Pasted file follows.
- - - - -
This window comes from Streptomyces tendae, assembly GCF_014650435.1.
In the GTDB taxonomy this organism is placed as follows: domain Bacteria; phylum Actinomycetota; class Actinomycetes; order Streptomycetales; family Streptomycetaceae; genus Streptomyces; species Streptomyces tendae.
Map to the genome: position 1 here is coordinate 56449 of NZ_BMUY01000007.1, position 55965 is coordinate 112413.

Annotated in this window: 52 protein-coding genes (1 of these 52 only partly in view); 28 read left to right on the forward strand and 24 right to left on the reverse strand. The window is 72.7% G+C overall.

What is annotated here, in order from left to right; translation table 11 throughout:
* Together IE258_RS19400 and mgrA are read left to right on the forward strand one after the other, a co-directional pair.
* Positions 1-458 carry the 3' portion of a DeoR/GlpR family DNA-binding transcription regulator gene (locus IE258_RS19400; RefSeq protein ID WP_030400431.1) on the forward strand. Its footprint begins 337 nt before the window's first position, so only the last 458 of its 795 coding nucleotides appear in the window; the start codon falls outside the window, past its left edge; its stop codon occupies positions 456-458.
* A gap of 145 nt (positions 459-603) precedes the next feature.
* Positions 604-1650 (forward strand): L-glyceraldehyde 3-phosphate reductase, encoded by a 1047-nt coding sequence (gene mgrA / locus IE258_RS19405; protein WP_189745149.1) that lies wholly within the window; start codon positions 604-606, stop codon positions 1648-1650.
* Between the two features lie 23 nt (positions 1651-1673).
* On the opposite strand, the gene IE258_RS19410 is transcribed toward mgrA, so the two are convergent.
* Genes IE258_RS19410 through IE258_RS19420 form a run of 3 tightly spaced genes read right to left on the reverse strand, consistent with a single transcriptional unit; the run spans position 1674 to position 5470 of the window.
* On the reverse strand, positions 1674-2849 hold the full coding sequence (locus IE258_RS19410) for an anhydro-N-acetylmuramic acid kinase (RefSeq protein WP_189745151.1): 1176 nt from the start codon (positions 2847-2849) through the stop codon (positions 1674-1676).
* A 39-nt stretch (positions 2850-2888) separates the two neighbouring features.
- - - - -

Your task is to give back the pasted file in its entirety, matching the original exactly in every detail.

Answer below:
This window comes from Streptomyces tendae, assembly GCF_014650435.1.
In the GTDB taxonomy this organism is placed as follows: domain Bacteria; phylum Actinomycetota; class Actinomycetes; order Streptomycetales; family Streptomycetaceae; genus Streptomyces; species Streptomyces tendae.
Map to the genome: position 1 here is coordinate 56449 of NZ_BMUY01000007.1, position 55965 is coordinate 112413.

Annotated in this window: 52 protein-coding genes (1 of these 52 only partly in view); 28 read left to right on the forward strand and 24 right to left on the reverse strand. The window is 72.7% G+C overall.

What is annotated here, in order from left to right; translation table 11 throughout:
* Together IE258_RS19400 and mgrA are read left to right on the forward strand one after the other, a co-directional pair.
* Positions 1-458 carry the 3' portion of a DeoR/GlpR family DNA-binding transcription regulator gene (locus IE258_RS19400; RefSeq protein ID WP_030400431.1) on the forward strand. Its footprint begins 337 nt before the window's first position, so only the last 458 of its 795 coding nucleotides appear in the window; the start codon falls outside the window, past its left edge; its stop codon occupies positions 456-458.
* A gap of 145 nt (positions 459-603) precedes the next feature.
* Positions 604-1650 (forward strand): L-glyceraldehyde 3-phosphate reductase, encoded by a 1047-nt coding sequence (gene mgrA / locus IE258_RS19405; protein WP_189745149.1) that lies wholly within the window; start codon positions 604-606, stop codon positions 1648-1650.
* Between the two features lie 23 nt (positions 1651-1673).
* On the opposite strand, the gene IE258_RS19410 is transcribed toward mgrA, so the two are convergent.
* Genes IE258_RS19410 through IE258_RS19420 form a run of 3 tightly spaced genes read right to left on the reverse strand, consistent with a single transcriptional unit; the run spans position 1674 to position 5470 of the window.
* On the reverse strand, positions 1674-2849 hold the full coding sequence (locus IE258_RS19410) for an anhydro-N-acetylmuramic acid kinase (RefSeq protein WP_189745151.1): 1176 nt from the start codon (positions 2847-2849) through the stop codon (positions 1674-1676).
* A 39-nt stretch (positions 2850-2888) separates the two neighbouring features.